Masks, music, confetti, strange words whispered in your ear… welcome to the Carnival of Limoux.
Head 30km south from the Aude’s capital Carcassonne, and you can discover Limoux. This seemingly unassuming town, nestled in vineyards in Southwest France, is home to an intriguing annual event. Known as the longest running carnival in the world, each weekend from January to April, the main square Place de la République, comes alive. For around 3 months of the year, bands play, Pierrots dance and spectators drink under the medieval timber archways.
Every year the carnival takes over the town and livens up the winter – it is woven into the town’s identity and all involved prepare months in advance.
The carnival has its roots in the Middle Ages and has run almost continuously for over 400 years. Centuries ago, millers brought flour to the nearby monastery to pay their tax and would throw it and sweets to the crowds. The sweets have now been replaced by confetti (guaranteed to be found in your house for months). The tradition of Carnival let off steam and used up food supplies before Lent.
This annual event takes over the town and livens up the winter – it is woven into the town’s identity and all involved prepare months in advance.
Parades are held in the morning, afternoon and evening. It feels like a vibrant local community is at the heart of the festivities. In the morning, Goudils – people wearing masks, parade through the town. They mock a political event or a chosen theme of the time. This performance feels somewhat like a warmup, with distinctly smaller crowds.
Meet the stars of the show
In the afternoon the Pierrots appear, or Fecos as they are known in Occitan (the language of the region). There are close to 30 different groups or guilds, each with their own distinct costume. The Fecos are undoubtably the real draw for the crowds. All follow a similar slow rhythmic dance whilst throwing confetti over the willing spectators. They make regular stops at the bars and cafes in the square to indulge in a glass of sparkling wine (the famous Blanquette de Limoux) before continuing the circuit with slow, choreographed movements.
Fecos are masked with the entire head covered; they perform to the crowd and create dramatic shapes with their bodies and carabines – a kind of wand made from a reed wrapped in paper which matches their outfits. The musicians follow, providing the Fecos with the rhythm of their elegant movements. Brass, wind instruments, and drums resonate through the square, playing traditional carnival tunes.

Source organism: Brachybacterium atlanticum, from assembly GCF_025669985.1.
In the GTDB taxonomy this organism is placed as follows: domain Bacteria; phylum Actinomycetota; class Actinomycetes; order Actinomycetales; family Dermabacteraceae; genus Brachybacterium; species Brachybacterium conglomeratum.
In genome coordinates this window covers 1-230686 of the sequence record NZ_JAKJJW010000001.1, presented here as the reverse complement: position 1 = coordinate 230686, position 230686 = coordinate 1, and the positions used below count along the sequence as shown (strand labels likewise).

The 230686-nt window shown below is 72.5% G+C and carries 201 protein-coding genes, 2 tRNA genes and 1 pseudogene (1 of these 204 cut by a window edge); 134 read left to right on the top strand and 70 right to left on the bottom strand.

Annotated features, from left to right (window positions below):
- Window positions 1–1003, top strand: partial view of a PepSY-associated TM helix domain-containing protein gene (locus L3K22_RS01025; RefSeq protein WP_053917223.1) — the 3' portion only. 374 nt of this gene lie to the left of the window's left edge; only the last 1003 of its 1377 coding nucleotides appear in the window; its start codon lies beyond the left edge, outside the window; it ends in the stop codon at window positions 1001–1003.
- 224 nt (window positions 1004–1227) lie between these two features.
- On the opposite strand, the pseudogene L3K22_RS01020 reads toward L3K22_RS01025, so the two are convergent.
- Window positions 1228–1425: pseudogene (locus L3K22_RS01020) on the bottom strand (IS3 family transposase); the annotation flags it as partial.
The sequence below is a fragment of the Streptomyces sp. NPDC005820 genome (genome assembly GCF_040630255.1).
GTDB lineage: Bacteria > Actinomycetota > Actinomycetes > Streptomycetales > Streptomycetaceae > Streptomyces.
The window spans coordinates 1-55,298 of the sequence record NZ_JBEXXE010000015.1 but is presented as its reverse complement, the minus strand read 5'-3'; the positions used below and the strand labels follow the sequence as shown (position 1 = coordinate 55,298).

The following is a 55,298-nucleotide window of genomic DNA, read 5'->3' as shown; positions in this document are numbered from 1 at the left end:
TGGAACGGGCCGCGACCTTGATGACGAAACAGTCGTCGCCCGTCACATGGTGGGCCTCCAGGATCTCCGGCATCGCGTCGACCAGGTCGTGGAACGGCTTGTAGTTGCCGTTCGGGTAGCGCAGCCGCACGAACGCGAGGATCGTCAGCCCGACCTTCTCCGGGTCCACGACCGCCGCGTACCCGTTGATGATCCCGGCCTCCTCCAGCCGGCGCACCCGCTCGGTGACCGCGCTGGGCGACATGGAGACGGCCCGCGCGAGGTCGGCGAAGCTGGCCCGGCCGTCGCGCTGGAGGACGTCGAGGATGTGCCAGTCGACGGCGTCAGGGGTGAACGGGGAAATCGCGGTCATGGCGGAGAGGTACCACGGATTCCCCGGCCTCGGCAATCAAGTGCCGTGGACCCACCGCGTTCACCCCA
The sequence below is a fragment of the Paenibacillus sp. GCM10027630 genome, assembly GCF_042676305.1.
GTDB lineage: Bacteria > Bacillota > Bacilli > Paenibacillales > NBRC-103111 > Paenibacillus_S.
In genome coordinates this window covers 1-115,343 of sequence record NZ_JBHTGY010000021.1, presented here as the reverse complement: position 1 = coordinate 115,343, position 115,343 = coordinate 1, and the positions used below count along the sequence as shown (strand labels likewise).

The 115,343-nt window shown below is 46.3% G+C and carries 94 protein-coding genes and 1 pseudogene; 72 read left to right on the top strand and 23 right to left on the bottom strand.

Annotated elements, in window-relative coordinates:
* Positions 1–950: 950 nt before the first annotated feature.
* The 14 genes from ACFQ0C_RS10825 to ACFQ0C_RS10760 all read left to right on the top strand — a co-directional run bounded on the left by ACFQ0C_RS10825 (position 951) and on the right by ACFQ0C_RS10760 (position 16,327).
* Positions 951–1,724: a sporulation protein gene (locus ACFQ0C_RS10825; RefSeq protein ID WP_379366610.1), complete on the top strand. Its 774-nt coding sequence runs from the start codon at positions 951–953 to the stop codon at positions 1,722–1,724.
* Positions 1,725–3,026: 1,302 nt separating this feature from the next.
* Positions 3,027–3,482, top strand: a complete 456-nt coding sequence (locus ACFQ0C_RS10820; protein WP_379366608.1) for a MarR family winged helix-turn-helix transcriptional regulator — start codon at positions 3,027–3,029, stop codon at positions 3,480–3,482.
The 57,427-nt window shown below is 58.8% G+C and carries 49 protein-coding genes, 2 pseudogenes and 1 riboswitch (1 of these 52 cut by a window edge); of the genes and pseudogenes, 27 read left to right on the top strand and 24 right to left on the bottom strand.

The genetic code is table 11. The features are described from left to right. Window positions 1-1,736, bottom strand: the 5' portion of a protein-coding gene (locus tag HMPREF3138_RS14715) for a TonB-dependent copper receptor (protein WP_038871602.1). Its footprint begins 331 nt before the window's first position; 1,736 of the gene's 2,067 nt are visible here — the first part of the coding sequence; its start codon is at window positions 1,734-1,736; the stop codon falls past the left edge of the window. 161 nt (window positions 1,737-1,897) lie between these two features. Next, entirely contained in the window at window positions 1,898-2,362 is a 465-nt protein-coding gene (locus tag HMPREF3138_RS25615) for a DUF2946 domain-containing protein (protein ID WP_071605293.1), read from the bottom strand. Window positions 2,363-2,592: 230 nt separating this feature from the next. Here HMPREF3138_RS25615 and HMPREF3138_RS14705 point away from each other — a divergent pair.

After the musicians, the Goudils reappear. They are not attached to any group; anyone can join in. They often wear grotesque masks and provoke the crowd. Anything is allowed during carnival; it is a time for letting go when normal rules are forgotten. For people experiencing the carnival for the first time, it can feel a somewhat eerie affair but spend some time in the town and it becomes apparent that the atmosphere is convivial with all generations getting involved. The daytime is especially light-hearted.
The evening performance has an atmosphere of its own. At night torches made from resin and straw chips illuminate the way for the Fecos.
Under the cover of darkness, a different tone is set with no restrictions. Identities are concealed and strange Occitan words are whispered into the crowds’ ears. Each evening, the same dances are performed.
The carnival culminates in the last night – the Nuit de la Blanquette. The cafes open late and drink and festivities are enjoyed into the small hours. After midnight the carnival king, represented by a straw dummy, is judged and tried in Occitan – he is always found guilty and burnt on a bonfire. The Fecos of the last night take off and burn their Pierrot costumes (leaving only their underclothes and masks – a sight to behold); they dance around the bonfire singing Adieu Paure Carnaval – Goodbye poor carnival). This strange ceremony harks back to the carnival origins that come from pagan times marking the end of winter and the return of spring.
It is well after midnight when the festivities end; the crowds disperse, trampling through confetti filled streets under the light of streetlamps. With many glasses of Blanquette consumed, they wait for another year.